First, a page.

Here are six I’ve noticed!
- You rush into saying yes when you really meant to say no. Now you’re stuck with a commitment you don’t want to keep. Awkward!
- You hired someone and they’re not working out. It’s the holidays, but you still need to terminate their employment. Awkward!
- People ask you questions you don’t want to answer. They know you’re holding back information that’s really none of their business. Awkward!
- You tell your boss your great idea, and he shoots it down with facts and figures. You feel stupid because you didn’t think through possible objections. Awkward!
- You give someone feedback and they go ballistic. You vow never to talk to this person again, but you see them everyday. Awkward!
- You’re speaking, and someone interrupts you, and then takes over the conversation. You slowly boil, wait till they stop speaking, and try to take the conversation back, but everyone has moved on to another topic. Awkward!
The best way to understand awkward is to understand it’s opposite … skillful.
Use the times you feel clumsy in words or action to pause. It will give you time to think on your feet, the earmark of a skillful person.
It will also give you time to think kind thoughts. With a kind thought you create opportunities to be uplifting with others, and the situation itself. Here’s how.
- If you say yes and it’s really a “no”, revoke your commitment now. The longer you wait the more awkward it becomes. Own up to the truth of the matter. No excuses, just the truth. The uplifting moment is when you remember that you can respond to any request or invitation with “let me think about it.” And then give a date by when you’ll respond. It will give you time to determine whether you truly want to say yes or no.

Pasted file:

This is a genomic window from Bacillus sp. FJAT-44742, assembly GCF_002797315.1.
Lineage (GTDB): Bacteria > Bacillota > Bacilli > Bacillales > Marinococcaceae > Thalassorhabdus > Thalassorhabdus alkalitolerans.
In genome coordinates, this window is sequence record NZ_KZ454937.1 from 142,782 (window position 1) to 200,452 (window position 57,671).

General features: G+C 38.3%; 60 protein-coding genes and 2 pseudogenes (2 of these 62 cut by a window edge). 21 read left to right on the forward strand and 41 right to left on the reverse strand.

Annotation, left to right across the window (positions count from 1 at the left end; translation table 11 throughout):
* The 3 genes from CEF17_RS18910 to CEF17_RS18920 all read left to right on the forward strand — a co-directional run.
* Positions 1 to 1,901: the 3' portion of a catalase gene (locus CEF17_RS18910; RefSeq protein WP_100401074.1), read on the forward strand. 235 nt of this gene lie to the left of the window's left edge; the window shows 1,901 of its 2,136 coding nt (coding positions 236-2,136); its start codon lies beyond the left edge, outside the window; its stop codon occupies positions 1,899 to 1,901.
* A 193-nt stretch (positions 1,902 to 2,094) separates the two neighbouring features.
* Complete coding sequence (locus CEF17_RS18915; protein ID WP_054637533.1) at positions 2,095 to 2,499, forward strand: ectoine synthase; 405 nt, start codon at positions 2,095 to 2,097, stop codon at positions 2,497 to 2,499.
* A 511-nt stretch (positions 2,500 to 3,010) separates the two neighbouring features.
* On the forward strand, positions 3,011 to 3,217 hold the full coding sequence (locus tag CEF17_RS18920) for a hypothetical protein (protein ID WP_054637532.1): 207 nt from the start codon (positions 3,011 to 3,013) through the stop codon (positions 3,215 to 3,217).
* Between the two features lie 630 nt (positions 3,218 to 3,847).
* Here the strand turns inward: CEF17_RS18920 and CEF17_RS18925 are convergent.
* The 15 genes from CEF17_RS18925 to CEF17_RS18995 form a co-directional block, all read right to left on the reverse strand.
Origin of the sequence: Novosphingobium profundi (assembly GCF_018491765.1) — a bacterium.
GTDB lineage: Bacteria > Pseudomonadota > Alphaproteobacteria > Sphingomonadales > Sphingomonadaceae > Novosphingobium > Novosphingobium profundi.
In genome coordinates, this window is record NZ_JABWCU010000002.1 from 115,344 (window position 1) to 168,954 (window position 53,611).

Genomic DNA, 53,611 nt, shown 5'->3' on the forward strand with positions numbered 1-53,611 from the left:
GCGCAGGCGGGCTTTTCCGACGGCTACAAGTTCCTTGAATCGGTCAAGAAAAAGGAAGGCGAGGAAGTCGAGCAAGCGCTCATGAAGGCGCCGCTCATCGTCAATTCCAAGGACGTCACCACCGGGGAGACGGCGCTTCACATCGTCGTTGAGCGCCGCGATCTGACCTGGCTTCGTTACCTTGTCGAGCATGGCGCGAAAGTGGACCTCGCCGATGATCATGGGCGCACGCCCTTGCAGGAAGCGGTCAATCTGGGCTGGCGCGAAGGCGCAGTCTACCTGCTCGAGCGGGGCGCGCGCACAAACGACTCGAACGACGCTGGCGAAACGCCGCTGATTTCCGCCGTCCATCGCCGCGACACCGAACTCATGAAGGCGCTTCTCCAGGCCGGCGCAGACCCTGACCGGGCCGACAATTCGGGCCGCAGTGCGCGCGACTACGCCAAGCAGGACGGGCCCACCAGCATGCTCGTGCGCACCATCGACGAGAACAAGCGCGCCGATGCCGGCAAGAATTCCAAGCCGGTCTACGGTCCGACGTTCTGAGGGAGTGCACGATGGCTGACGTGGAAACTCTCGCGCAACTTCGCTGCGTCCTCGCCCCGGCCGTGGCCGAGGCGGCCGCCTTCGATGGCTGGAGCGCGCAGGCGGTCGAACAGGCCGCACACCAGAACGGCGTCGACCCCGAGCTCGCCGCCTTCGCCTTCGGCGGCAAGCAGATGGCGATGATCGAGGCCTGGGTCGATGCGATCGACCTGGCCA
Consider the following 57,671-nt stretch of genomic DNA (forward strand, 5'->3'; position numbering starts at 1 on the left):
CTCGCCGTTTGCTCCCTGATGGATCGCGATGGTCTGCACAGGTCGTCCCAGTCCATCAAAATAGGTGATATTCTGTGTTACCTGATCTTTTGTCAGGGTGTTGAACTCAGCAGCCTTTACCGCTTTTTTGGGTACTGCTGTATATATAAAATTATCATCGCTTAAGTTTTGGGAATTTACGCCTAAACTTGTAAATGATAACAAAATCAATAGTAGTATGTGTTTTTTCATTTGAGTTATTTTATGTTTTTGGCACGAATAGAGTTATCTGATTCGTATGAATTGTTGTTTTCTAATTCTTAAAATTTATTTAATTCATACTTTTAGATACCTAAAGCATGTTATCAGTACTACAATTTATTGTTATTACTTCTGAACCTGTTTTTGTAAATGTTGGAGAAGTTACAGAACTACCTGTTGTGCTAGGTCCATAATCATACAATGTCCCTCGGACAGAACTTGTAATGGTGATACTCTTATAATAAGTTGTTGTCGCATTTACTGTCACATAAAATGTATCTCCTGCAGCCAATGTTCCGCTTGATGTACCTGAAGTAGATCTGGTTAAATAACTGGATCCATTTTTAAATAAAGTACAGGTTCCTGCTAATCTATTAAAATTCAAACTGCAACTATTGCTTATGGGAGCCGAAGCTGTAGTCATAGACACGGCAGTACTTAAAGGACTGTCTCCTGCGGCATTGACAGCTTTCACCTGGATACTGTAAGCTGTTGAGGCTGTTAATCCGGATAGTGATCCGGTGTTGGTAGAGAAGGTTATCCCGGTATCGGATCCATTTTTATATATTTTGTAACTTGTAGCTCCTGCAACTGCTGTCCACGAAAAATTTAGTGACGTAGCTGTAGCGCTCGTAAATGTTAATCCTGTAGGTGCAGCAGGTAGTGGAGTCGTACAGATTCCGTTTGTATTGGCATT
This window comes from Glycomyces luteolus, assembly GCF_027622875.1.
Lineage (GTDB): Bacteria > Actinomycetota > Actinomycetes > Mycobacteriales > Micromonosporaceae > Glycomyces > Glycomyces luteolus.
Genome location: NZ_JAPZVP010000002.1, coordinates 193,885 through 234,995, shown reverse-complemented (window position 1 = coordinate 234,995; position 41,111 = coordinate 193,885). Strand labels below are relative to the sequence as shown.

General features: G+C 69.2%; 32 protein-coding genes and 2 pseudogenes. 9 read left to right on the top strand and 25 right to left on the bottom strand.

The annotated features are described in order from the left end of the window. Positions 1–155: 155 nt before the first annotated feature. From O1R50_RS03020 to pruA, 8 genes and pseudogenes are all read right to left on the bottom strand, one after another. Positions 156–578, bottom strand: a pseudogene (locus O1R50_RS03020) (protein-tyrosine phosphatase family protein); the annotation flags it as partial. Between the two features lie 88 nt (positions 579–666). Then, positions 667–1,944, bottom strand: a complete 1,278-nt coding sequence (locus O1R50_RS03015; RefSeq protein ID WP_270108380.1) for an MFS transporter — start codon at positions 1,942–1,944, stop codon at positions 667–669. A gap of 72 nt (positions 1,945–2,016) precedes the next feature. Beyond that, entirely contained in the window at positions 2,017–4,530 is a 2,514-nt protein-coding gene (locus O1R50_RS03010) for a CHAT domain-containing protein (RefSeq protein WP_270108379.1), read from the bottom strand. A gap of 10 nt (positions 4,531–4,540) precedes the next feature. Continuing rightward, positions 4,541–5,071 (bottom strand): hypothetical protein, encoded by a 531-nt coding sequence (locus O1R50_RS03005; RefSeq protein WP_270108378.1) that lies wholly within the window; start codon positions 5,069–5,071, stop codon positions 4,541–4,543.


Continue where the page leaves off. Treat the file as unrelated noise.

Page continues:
- It’s always challenging to find out that someone is not working to expectations. I have the philosophy that people know when they’re not being successful. The uplifting moment is when you realize you’re releasing them so they can be successful and happy. Hold that in mind.
- Why do people ask questions? They’re curious. Answer what you can, or simply say, “I’m not free to discuss.” The uplifting moment is when you realize you don’t have to answer a question just because someone asks you. This is liberating! People will forgive you, and actually admire your ability to be confidential.
- As humbling as it is to have our great ideas rejected, the uplifting moment is recognizing the opportunity to overcome objections. When someone challenges your ideas they are showing interest! Instead of stopping the conversation by feeling stupid, ask questions that get at the heart of the objection. Even if you don’t get to “yes”, everyone walks away smarter and with more information.
- Powerful, loving relationships tolerate feedback. When someone is defensive, they’re trying to protect themselves. The uplifting moment is realizing that you can diffuse the “how” someone responds by not reacting or resisting. Stick to the facts, ask questions, breathe, and love the person you’re talking to you. Yes, love them. You’ll start smiling, and more often than not, they’ll start listening.
- Interruptions! This is probably more stylistic than intentional. People get excited about a topic or just hearing themselves talk. They get triggered by a concept and want to contribute. They think if they don’t speak now, they’ll forget what they wanted to say. The uplifting moment is giving others the space to be themselves around you including the interruptions. It’s often the quiet one that gets attention, for when they speak everyone listens. Trust that it will come back around to you … in time.
This week allow any awkward moments to be instructive for you. Turn them into uplifting moments so you are breathing easier throughout the day.
My love goes with you as you work with this Uplifting Moment.